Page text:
Although all fields of design should consider the environment through their process and production, architects, urban, industrial, interior and landscape designers play a huge role in developing an environmentally sustainable future to the way we live. To do this thought has to go into every aspect of the design, from the materials to how the design is used on a day-to-day basis. Consideration has to go into what happens to it after it’s main purpose has been met (Braungart, McDonough, 2009). Architects and engineers have to recognise the need to use renewable energy sources as 75% of non-renewable energy is used in building construction. Air, water, wind and sunlight all have the potential to be used in design as renewable energy, which would reduce the carbon footprint. Designers’ and engineers alongside have created new technologies that do this. Use of these natural sources is becoming more common with technologies such as solar photovoltaic, solar thermal and using geothermal energy. The Solar Wind Pavilllion by Micheal Iantzen uses wind power, solar energy and reuses rainwater to create a fully sustainable and environmentally friendly hang out space without missing out on new technologies – this having 360degree projection screen.

Elavation diagram showing The Solar Wind Pavillions design. (Heimbuch, 2007)

Advancing technologies are resulting in more environmentally friendly architecture. This suggests great potential for the future. An example of this is the Smarthouse. The technology and design mean you are in complete control of your carbon and energy expenditure to reduce it. Ironically however, new technology such as 3D printers and lazer cutters expend more energy (Hardy, 2008).

Smarthome and it’s energy system. (Heimbuch, 2008)

Not only single housing designs are considering energy expenditure, but towns and cities are developing as completely sustainable habitats. Techniques like the Smart Growth theory which works to avoid urban sprawl and keeps everything in walkable or cycleable distances to reduce carbon consumption. A variety of housing options are available and only local sources are used to create a community that share, reuse and recycle. In the new energy strategy ‘Zero Carbon Britain’ it is said it is possible to cut our expenditure of carbon from 637tonnes per year, to zero by 2030 (Kemp, M., et al, 2010). These strategies amongst others contribute to this.

Other aspects of sustainable architecture include greentop houses, greenhouses, raised housing (to protect from flooding), air channelling designs, sky and LED lighting, more efficient use of natural light and grey water recycling amongst others. At the World Summit of Sustainable Development 2002, it was promised there would be an increased effort in the development of solar power systems, clean energy technologies being used and fuel poverty decreased by half (Edwards, 2010).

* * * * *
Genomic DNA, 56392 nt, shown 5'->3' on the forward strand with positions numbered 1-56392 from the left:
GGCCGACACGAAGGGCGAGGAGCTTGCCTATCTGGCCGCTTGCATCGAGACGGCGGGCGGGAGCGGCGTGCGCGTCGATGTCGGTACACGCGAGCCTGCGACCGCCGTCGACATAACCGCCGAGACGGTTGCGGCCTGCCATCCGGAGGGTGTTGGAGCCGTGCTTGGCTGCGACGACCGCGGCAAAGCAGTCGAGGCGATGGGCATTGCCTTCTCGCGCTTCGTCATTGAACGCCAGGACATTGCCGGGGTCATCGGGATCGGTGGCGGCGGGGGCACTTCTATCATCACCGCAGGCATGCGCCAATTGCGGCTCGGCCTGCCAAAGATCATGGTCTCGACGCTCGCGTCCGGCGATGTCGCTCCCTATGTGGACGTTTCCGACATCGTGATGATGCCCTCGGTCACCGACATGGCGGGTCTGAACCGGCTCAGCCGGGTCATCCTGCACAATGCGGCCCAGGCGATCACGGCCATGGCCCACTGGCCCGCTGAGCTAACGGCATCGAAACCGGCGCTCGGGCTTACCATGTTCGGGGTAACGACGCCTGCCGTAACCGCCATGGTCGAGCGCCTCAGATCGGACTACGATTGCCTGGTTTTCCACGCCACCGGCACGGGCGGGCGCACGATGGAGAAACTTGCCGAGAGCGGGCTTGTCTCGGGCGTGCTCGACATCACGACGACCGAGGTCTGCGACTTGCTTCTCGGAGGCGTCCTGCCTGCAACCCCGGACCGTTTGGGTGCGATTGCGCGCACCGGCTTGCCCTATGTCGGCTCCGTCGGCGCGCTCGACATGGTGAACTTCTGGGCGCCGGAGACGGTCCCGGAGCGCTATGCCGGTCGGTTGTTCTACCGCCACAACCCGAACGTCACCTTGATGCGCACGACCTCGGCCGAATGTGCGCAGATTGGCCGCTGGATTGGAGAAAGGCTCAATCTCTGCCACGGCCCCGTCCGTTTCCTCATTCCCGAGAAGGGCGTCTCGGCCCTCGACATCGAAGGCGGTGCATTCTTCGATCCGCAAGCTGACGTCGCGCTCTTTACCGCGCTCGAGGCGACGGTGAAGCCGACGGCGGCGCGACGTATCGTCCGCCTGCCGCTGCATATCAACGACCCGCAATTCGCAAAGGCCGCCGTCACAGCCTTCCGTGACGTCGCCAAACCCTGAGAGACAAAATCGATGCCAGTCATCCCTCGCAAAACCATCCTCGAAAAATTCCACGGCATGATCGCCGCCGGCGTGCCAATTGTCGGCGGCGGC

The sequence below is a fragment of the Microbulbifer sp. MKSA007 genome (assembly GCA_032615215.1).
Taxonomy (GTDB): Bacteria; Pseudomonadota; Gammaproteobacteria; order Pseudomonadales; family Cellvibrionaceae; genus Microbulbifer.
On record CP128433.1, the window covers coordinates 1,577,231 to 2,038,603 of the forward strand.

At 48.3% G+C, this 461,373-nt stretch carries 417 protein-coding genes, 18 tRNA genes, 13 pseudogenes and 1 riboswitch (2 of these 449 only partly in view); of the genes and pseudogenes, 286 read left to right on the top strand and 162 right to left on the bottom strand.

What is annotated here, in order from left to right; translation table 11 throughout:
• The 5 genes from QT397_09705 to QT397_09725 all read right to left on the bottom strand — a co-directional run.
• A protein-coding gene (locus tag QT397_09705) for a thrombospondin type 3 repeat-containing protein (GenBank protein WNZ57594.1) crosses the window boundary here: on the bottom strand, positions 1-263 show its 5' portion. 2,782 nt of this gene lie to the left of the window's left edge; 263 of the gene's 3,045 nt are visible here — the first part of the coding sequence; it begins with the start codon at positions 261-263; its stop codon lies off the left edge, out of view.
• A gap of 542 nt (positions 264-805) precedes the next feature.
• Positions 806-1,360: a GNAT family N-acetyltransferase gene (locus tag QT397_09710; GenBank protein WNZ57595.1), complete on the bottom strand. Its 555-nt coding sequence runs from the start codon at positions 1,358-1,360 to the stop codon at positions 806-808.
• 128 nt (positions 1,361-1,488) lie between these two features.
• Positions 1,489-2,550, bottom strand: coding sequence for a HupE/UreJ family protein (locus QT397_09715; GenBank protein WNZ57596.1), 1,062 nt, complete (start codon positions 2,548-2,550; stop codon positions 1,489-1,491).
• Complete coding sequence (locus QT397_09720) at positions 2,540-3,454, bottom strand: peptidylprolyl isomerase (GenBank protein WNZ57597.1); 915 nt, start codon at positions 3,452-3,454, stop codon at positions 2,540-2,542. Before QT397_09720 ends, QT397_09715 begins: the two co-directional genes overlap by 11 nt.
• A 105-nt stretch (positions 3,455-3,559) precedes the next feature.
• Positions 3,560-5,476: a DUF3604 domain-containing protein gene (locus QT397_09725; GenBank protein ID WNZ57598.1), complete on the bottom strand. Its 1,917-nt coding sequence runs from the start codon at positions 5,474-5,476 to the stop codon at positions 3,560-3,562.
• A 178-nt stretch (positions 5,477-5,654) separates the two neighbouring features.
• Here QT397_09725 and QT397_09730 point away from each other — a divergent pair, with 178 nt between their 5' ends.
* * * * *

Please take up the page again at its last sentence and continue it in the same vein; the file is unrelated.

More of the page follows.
Environmental design is defined by actions that affect the social and built landscape (Manzini and Vezzol, 2008). In the ‘Call for Tectonics’, the authors state the need for;

… ‘new materials and organisational tectonics capable of both anticipating and coping with the future. This co-evolution of environments and buildings will affect our spatial, social, economic and political situations.’ (Manzini and Vezzol, 2008, pg. 15).

Architects, designers and engineers have ethical responsibility for future generations to enable them to be able to cope and develop new strategies for carbon reduction, waste prevention and to enable the maintenance of environmentally sustainable lifestyles.


American Society of Landscape Architects, 2010. Sustainability Toolkit: Environmental Models [online} Available at: [Accessed 30 September 2010].

Basantani, M., (2007), Solar Wind Pavilion by Michael Jantzen, Inhabit –Green Design Will Save the World, [image online], Available from: [Accessed 30 September 2010].

Braungart, M. and McDonough, W. (2009), Cradle to Cradle. Remaking the way we make things’, London: Vintage.

Cote, R., Shu-Yang, F., and Freedman, B., (2004). Principles and practice of ecological design’, Environmental Reviews. 12: 97-112.

Edwards, B. (2010), Rough Guide to Sustainability. 3rd Edition’, London: RIBA Publishers.

Edited by Hardy, S. (2008), Environmental Tectonics: Forming Climate Change’, London: AA Publishers.

Heimbuch, J., (2008), Agilewaves Shows Off User-Friendly Home Energy, [image online], Available from: [Accessed 30 September 2010].

Kemp, M., et al, (2010), Carbon Zero Britain 2030, Wales: CAT Publications.

Monitoring System at WCG 2008 Showhouse, [image online], Available from: [Accessed 2 Oct 2010)

Manzini, C. and Vezzoli, E. (2008), Design for Environmental Sustainability, Italy: Zanichelli editore SpA.

Anon, (2009) Sustainable Design, Climate Change and The Built Environment. Architecture and the Built Environment, London. Available from: [Oct 1 2010].

Anon, 2008, Cities and Climate Change Adaption, Seville. Available from: [Accessed 1 October 2010].

Anon, (1999-2010), Emergency Sandbag Shelter. A spin off from Khalili’s Lunar/Planetary Habitat. California: Cal-Earth Inc./ Geltaftan Foundation. Available from: [Accessed 1 October 2010].